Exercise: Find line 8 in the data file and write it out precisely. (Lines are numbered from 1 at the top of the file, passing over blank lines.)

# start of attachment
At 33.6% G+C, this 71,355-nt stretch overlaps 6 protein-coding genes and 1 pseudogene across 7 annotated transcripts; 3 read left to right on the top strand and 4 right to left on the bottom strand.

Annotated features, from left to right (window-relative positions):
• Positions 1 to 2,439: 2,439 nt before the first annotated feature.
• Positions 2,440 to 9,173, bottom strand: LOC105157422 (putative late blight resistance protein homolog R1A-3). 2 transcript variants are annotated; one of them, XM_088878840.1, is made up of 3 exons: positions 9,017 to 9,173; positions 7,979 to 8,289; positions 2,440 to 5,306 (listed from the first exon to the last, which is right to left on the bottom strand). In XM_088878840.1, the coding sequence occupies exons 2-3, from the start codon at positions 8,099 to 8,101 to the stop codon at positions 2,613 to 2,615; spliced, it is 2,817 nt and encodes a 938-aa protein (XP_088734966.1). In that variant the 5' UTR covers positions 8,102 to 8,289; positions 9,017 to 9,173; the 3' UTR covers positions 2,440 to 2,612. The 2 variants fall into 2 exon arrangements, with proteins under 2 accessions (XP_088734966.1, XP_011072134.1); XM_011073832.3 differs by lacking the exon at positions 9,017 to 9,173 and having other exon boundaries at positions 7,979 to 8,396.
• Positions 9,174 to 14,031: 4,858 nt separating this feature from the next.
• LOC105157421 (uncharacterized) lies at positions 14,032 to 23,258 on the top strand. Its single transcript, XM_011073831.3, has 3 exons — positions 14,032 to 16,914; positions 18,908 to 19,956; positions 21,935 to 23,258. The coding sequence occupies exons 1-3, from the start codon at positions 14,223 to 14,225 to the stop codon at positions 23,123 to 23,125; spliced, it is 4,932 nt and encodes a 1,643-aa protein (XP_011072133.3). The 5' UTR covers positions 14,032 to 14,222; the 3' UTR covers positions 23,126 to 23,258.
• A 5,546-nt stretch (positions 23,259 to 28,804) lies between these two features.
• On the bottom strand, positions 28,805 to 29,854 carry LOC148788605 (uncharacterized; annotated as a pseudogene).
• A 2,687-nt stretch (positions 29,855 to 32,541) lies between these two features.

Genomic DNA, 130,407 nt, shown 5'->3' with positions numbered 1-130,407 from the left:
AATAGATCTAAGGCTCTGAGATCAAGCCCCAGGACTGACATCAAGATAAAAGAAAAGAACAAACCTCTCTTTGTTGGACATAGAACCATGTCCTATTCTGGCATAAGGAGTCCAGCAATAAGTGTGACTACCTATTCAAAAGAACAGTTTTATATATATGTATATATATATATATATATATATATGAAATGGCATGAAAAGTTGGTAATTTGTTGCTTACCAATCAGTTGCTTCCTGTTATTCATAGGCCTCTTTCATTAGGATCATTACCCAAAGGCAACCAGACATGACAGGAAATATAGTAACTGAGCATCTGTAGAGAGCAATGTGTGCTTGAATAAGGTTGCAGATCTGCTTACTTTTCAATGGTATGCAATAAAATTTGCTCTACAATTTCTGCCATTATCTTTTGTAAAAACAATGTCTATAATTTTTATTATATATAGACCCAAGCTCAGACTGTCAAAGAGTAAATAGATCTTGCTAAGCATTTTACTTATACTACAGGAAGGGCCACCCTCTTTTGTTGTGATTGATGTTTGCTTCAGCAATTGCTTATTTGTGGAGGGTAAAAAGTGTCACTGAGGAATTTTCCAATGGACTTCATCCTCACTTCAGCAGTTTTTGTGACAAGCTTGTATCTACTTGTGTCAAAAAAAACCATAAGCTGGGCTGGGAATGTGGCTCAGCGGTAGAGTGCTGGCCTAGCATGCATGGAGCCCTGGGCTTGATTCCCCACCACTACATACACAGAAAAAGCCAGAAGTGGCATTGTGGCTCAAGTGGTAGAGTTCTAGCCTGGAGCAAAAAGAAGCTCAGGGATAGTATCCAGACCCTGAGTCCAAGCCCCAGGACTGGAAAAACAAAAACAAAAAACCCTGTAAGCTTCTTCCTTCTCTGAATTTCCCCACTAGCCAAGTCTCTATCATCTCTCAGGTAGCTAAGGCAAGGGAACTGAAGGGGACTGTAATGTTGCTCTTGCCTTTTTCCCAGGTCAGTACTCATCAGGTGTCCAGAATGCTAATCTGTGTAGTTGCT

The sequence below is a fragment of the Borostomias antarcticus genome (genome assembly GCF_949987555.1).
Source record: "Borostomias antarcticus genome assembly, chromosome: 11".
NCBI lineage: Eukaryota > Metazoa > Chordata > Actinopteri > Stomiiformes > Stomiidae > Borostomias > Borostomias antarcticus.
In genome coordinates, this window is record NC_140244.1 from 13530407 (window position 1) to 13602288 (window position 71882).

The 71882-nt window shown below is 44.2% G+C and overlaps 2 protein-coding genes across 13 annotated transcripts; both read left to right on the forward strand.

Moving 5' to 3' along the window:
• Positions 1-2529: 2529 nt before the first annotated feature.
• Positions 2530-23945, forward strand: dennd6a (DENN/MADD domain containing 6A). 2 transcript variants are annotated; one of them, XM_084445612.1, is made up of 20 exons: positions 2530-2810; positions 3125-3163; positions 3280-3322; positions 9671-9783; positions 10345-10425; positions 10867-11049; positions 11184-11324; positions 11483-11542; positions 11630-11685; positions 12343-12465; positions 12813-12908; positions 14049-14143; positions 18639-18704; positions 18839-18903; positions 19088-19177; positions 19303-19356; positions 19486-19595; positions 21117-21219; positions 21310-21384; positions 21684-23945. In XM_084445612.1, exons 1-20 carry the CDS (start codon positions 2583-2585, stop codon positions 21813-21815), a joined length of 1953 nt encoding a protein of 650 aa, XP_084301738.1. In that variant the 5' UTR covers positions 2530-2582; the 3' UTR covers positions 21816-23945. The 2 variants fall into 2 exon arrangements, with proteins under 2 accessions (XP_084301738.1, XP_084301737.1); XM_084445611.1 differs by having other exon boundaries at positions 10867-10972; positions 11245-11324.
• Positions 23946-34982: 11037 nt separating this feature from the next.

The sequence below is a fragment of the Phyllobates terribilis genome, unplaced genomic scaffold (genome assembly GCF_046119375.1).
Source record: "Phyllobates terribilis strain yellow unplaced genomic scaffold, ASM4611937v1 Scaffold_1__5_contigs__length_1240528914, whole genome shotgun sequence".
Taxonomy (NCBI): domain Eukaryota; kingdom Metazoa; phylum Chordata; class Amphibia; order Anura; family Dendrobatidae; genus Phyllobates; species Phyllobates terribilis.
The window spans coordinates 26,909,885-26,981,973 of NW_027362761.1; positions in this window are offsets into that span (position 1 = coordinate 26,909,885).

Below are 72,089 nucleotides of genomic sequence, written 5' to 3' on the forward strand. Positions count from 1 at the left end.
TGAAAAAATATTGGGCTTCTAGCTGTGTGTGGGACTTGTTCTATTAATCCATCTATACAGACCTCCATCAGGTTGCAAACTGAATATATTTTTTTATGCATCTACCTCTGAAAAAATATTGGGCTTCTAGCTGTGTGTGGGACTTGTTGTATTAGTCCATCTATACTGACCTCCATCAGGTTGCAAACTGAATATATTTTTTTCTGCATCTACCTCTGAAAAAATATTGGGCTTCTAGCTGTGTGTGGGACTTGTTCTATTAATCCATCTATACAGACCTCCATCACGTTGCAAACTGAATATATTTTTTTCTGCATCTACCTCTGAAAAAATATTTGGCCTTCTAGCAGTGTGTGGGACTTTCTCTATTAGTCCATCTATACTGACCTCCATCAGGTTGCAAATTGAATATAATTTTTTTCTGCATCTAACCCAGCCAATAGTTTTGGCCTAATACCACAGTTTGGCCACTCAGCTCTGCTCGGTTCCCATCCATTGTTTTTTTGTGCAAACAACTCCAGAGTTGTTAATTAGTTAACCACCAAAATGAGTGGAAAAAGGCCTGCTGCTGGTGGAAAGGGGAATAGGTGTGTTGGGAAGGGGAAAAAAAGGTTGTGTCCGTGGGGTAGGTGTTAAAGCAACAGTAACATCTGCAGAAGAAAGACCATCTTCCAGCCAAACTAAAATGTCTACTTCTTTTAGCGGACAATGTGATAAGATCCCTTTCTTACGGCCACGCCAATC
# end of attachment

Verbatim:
• On the bottom strand, positions 28,805 to 29,854 carry LOC148788605 (uncharacterized; annotated as a pseudogene).